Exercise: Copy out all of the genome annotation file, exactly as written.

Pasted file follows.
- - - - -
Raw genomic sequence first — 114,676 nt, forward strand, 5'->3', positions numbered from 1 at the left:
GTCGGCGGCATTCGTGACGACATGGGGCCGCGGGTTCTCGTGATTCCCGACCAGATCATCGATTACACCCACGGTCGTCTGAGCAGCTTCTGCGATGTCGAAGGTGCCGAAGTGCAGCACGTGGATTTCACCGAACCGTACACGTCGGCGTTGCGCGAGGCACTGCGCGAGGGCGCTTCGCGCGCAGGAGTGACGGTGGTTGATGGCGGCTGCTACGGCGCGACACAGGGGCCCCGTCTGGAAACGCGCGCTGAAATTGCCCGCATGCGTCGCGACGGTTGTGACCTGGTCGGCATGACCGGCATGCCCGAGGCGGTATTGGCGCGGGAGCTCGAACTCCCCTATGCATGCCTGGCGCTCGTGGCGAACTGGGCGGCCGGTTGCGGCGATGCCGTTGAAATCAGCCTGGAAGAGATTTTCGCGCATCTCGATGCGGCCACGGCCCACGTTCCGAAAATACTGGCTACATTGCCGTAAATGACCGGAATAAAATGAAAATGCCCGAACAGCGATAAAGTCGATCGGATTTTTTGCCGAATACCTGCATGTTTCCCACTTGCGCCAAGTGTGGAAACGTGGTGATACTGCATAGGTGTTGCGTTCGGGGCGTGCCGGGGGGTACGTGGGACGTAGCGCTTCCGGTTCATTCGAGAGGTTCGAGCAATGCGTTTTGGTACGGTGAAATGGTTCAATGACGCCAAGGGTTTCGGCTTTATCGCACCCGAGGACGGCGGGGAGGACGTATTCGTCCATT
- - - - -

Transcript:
Raw genomic sequence first — 114,676 nt, forward strand, 5'->3', positions numbered from 1 at the left:
GTCGGCGGCATTCGTGACGACATGGGGCCGCGGGTTCTCGTGATTCCCGACCAGATCATCGATTACACCCACGGTCGTCTGAGCAGCTTCTGCGATGTCGAAGGTGCCGAAGTGCAGCACGTGGATTTCACCGAACCGTACACGTCGGCGTTGCGCGAGGCACTGCGCGAGGGCGCTTCGCGCGCAGGAGTGACGGTGGTTGATGGCGGCTGCTACGGCGCGACACAGGGGCCCCGTCTGGAAACGCGCGCTGAAATTGCCCGCATGCGTCGCGACGGTTGTGACCTGGTCGGCATGACCGGCATGCCCGAGGCGGTATTGGCGCGGGAGCTCGAACTCCCCTATGCATGCCTGGCGCTCGTGGCGAACTGGGCGGCCGGTTGCGGCGATGCCGTTGAAATCAGCCTGGAAGAGATTTTCGCGCATCTCGATGCGGCCACGGCCCACGTTCCGAAAATACTGGCTACATTGCCGTAAATGACCGGAATAAAATGAAAATGCCCGAACAGCGATAAAGTCGATCGGATTTTTTGCCGAATACCTGCATGTTTCCCACTTGCGCCAAGTGTGGAAACGTGGTGATACTGCATAGGTGTTGCGTTCGGGGCGTGCCGGGGGGTACGTGGGACGTAGCGCTTCCGGTTCATTCGAGAGGTTCGAGCAATGCGTTTTGGTACGGTGAAATGGTTCAATGACGCCAAGGGTTTCGGCTTTATCGCACCCGAGGACGGCGGGGAGGACGTATTCGTCCATT